In response to my post on The Feminine Mistake, a recent commenter questioned what kind of message stay-at-home moms are sending their daughters by giving up their careers.
Again, I am not a traditional stay-at-home mom, because I actually telecommute three days a week and work in the office the other two. Therefore, I invite stay-at-home moms to use the comment section to respond to this question. However, here’s what I think I’m teaching my daughter — and my son.
First of all, I think I’m sending the message to my daughter that she has choices. She doesn’t have to be a traditional stay-at-home mom. Nor does she have to, as James Whittington put it, buy into the “anti-traditional family values feminist agenda.”
Don’t get me wrong, I am thankful for the freedoms that I have as a result of the feminist movement. But one of those freedoms is choice. I want both of my children to understand they have choices. They have the right to choose the balance between family and careers that best suit them. What works for their father and me might not be the same thing that works for them. But they have that choice to decide.
I also want to teach my children independence and the ability to define their own identity. I want them to know that their identify is what they make it. I don’t want them to tie their identity to their career — either of them. They should have full well-rounded lives full of interests, hobbies, friends, family and a career if they want it.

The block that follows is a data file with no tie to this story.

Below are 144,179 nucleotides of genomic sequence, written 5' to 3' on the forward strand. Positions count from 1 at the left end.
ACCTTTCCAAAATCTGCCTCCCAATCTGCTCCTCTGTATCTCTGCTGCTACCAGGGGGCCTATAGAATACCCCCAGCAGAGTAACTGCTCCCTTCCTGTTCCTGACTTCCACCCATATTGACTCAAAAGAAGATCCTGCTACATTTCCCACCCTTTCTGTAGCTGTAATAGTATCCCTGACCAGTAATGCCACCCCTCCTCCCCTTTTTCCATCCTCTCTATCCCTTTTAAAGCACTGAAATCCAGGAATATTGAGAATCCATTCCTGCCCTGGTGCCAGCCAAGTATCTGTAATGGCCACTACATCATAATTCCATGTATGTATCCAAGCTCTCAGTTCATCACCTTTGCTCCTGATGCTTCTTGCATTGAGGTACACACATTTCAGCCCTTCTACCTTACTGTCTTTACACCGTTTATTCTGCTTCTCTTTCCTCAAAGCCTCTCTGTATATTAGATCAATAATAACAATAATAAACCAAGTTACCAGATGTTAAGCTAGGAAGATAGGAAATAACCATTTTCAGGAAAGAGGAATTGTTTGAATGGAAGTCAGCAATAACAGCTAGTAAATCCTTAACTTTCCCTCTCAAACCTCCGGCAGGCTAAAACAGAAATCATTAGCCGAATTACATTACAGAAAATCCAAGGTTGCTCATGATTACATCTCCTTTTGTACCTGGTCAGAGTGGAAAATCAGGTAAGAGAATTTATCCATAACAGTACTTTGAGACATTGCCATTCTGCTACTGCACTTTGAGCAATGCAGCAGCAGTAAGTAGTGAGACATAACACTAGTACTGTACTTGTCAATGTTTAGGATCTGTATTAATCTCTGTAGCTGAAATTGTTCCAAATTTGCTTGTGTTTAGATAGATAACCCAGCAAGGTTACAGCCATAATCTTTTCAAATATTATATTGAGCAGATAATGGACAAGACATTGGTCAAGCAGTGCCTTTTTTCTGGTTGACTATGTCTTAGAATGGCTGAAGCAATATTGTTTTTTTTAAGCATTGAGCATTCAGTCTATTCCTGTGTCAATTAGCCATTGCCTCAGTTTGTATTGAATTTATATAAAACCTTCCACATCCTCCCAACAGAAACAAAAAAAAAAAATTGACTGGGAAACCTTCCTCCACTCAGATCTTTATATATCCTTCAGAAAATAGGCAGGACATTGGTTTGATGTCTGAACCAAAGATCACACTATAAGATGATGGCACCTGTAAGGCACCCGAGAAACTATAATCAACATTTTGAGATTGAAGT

At the same time, I want my children to know that they should establish some financial independence and learn to support themselves. But a career is not the only reason to become educated or to work hard. I want my children to appreciate the value of an education because knowledge, whether it be intellectual or skill-based, is powerful. I want my children to know the feeling of a job well done and that that feeling isn’t limited to the office — it can be felt in all aspects of their lives.
I want my children to understand the value of sacrifice , compromise and risk. My children should know that failure is not a sign of unworthiness, but a reason to persevere and a way to improve themselves. And that anything — family, friendship, career — worthwhile is worth working hard for.
Likewise, I want my children to know independence from stereotypes. Yes, I stay home three days a week with my children. But my husband also sacrificed some of his career to stay home with the children the other days. We do not have traditional roles in our house. I’m domestically challenged, but even if I wasn’t my husband would still help out with his share of cooking, cleaning and other household chores. We want to send the message to our children that marriage is a partnership.
Lastly, I want my children to value their family. I’ve never heard someone regret not working more, but I have heard plenty regret not spending enough time with their family. I hope that I’m teaching my children to not only value where they come from, but also to provide a bright future for our descendants. I want to send the message to my children that they are the most important thing that I’ll ever do. And that my husband and I are both willing to make sacrifices for their future.
Life is short. I want my children to enjoy and value it.